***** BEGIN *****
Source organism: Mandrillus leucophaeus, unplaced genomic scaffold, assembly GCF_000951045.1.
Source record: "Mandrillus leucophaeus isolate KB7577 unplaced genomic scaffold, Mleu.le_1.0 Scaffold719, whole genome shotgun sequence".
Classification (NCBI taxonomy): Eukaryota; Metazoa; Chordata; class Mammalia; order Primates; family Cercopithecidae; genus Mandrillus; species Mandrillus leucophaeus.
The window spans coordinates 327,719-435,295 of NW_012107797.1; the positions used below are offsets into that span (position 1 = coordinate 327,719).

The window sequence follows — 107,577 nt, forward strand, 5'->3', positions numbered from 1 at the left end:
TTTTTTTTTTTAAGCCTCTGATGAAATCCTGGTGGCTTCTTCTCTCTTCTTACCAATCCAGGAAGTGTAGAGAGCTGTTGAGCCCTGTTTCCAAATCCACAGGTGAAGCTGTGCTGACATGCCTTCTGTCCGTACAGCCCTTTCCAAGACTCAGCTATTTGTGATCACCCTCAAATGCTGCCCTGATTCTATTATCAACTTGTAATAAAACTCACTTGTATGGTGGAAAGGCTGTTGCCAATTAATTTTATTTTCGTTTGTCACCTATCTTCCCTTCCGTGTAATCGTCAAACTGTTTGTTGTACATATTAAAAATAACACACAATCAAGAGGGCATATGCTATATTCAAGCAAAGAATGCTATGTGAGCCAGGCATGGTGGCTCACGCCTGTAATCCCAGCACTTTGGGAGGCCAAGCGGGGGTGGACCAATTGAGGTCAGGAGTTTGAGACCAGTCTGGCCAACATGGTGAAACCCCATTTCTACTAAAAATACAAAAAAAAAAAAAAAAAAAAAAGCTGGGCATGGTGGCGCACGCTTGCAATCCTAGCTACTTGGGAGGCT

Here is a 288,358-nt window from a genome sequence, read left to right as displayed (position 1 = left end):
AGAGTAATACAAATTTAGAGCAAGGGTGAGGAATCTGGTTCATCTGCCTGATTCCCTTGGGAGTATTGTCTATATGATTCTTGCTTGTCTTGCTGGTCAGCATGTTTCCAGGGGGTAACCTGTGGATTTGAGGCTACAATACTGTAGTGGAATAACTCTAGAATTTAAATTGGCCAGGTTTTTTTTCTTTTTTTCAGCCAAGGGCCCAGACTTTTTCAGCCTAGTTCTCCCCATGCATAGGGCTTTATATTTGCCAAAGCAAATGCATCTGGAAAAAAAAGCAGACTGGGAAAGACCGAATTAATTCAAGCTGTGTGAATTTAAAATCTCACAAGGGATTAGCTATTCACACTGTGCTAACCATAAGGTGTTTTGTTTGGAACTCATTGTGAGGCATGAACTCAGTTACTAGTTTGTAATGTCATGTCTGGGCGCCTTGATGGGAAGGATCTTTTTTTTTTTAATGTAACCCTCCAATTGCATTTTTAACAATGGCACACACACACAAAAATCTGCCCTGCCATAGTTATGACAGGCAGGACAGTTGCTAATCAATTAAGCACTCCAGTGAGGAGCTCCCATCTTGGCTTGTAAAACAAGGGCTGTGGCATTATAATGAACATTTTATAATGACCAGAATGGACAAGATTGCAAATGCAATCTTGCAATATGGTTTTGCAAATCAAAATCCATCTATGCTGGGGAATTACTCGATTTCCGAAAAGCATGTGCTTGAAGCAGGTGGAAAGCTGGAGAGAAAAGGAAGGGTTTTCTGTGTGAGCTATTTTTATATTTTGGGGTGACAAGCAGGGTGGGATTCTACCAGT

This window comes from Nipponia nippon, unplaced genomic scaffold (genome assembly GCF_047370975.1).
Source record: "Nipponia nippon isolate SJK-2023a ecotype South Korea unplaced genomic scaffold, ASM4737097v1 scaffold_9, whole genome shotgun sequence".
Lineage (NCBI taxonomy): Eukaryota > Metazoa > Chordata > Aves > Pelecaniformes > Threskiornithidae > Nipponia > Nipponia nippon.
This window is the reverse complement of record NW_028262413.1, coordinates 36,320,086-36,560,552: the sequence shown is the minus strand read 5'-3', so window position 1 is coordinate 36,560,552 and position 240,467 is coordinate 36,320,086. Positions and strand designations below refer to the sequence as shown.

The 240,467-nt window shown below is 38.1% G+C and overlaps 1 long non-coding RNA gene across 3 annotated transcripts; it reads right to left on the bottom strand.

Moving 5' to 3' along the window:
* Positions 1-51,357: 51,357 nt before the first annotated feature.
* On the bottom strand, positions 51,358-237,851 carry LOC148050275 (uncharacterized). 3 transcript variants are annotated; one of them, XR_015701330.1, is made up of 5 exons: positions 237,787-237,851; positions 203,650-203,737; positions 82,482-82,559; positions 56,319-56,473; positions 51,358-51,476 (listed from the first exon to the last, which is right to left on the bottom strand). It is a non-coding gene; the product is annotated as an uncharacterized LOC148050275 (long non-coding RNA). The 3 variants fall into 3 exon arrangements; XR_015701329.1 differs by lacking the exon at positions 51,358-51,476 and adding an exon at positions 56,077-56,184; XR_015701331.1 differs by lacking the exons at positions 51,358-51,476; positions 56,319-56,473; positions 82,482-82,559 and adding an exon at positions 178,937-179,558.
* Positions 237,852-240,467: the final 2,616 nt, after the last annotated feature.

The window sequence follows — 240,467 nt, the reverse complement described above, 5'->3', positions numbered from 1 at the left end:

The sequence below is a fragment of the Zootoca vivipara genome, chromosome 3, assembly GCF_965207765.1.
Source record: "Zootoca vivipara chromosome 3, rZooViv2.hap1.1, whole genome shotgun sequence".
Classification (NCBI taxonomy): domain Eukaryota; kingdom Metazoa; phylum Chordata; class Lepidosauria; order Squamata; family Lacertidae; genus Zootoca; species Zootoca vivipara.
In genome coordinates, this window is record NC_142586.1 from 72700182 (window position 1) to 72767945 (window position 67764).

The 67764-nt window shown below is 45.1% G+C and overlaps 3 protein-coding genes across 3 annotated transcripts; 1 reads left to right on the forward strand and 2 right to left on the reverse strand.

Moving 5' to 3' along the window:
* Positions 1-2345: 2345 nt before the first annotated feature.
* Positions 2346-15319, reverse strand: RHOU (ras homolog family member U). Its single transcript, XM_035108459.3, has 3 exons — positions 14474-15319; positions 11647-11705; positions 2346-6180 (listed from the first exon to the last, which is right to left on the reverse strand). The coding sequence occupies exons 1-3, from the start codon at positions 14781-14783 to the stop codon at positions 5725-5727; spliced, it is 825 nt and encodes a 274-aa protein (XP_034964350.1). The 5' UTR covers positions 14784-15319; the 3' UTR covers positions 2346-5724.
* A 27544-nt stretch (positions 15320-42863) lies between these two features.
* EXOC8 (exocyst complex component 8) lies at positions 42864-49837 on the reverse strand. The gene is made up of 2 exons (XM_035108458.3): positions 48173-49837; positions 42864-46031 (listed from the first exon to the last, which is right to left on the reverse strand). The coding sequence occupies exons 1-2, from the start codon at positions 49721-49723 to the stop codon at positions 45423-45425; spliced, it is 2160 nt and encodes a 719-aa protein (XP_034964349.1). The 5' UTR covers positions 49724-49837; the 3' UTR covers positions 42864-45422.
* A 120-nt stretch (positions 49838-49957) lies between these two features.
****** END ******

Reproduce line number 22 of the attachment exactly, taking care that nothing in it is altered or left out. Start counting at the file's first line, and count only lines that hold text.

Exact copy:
In genome coordinates, this window is record NC_142586.1 from 72700182 (window position 1) to 72767945 (window position 67764).